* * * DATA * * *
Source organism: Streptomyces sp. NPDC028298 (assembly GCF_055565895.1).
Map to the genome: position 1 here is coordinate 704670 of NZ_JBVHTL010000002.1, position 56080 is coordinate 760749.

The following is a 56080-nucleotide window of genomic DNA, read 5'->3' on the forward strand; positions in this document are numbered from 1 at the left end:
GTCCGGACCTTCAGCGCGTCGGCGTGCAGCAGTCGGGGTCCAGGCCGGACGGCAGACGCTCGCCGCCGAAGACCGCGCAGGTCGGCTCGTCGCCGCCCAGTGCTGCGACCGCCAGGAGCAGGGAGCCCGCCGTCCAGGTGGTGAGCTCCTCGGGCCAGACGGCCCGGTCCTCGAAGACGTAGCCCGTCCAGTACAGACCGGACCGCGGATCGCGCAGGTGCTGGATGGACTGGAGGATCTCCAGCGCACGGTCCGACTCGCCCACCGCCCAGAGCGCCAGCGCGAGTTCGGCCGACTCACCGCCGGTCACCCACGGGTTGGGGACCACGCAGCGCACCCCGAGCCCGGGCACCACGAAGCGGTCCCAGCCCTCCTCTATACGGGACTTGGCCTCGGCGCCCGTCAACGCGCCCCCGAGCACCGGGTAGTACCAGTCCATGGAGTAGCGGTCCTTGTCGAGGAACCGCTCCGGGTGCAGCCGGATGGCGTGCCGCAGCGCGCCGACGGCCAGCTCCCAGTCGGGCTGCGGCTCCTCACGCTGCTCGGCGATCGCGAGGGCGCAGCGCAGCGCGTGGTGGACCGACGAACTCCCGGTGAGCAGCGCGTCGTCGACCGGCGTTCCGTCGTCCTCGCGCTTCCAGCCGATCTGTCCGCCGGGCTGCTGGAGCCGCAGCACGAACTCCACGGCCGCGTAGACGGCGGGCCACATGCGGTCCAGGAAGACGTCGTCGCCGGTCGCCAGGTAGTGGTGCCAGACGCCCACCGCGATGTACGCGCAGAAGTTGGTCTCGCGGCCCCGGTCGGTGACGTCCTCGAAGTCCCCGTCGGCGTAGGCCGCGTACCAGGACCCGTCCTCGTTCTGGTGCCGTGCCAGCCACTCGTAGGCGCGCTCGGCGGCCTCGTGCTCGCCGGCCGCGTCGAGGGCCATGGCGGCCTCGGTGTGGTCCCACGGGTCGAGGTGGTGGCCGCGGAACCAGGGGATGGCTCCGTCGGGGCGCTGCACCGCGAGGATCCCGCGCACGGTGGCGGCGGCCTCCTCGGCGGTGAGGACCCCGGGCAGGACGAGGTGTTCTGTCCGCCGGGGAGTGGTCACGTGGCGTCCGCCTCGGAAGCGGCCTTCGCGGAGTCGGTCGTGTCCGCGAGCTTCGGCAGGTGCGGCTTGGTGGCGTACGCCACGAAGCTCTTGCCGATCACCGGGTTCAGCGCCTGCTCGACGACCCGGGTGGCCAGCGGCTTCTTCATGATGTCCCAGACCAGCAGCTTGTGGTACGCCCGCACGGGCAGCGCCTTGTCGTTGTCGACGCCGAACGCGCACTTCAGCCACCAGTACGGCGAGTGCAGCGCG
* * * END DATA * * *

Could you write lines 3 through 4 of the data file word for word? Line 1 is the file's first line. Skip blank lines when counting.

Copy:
The following is a 56080-nucleotide window of genomic DNA, read 5'->3' on the forward strand; positions in this document are numbered from 1 at the left end:
GTCCGGACCTTCAGCGCGTCGGCGTGCAGCAGTCGGGGTCCAGGCCGGACGGCAGACGCTCGCCGCCGAAGACCGCGCAGGTCGGCTCGTCGCCGCCCAGTGCTGCGACCGCCAGGAGCAGGGAGCCCGCCGTCCAGGTGGTGAGCTCCTCGGGCCAGACGGCCCGGTCCTCGAAGACGTAGCCCGTCCAGTACAGACCGGACCGCGGATCGCGCAGGTGCTGGATGGACTGGAGGATCTCCAGCGCACGGTCCGACTCGCCCACCGCCCAGAGCGCCAGCGCGAGTTCGGCCGACTCACCGCCGGTCACCCACGGGTTGGGGACCACGCAGCGCACCCCGAGCCCGGGCACCACGAAGCGGTCCCAGCCCTCCTCTATACGGGACTTGGCCTCGGCGCCCGTCAACGCGCCCCCGAGCACCGGGTAGTACCAGTCCATGGAGTAGCGGTCCTTGTCGAGGAACCGCTCCGGGTGCAGCCGGATGGCGTGCCGCAGCGCGCCGACGGCCAGCTCCCAGTCGGGCTGCGGCTCCTCACGCTGCTCGGCGATCGCGAGGGCGCAGCGCAGCGCGTGGTGGACCGACGAACTCCCGGTGAGCAGCGCGTCGTCGACCGGCGTTCCGTCGTCCTCGCGCTTCCAGCCGATCTGTCCGCCGGGCTGCTGGAGCCGCAGCACGAACTCCACGGCCGCGTAGACGGCGGGCCACATGCGGTCCAGGAAGACGTCGTCGCCGGTCGCCAGGTAGTGGTGCCAGACGCCCACCGCGATGTACGCGCAGAAGTTGGTCTCGCGGCCCCGGTCGGTGACGTCCTCGAAGTCCCCGTCGGCGTAGGCCGCGTACCAGGACCCGTCCTCGTTCTGGTGCCGTGCCAGCCACTCGTAGGCGCGCTCGGCGGCCTCGTGCTCGCCGGCCGCGTCGAGGGCCATGGCGGCCTCGGTGTGGTCCCACGGGTCGAGGTGGTGGCCGCGGAACCAGGGGATGGCTCCGTCGGGGCGCTGCACCGCGAGGATCCCGCGCACGGTGGCGGCGGCCTCCTCGGCGGTGAGGACCCCGGGCAGGACGAGGTGTTCTGTCCGCCGGGGAGTGGTCACGTGGCGTCCGCCTCGGAAGCGGCCTTCGCGGAGTCGGTCGTGTCCGCGAGCTTCGGCAGGTGCGGCTTGGTGGCGTACGCCACGAAGCTCTTGCCGATCACCGGGTTCAGCGCCTGCTCGACGACCCGGGTGGCCAGCGGCTTCTTCATGATGTCCCAGACCAGCAGCTTGTGGTACGCCCGCACGGGCAGCGCCTTGTCGTTGTCGACGCCGAACGCGCACTTCAGCCACCAGTACGGCGAGTGCAGCGCG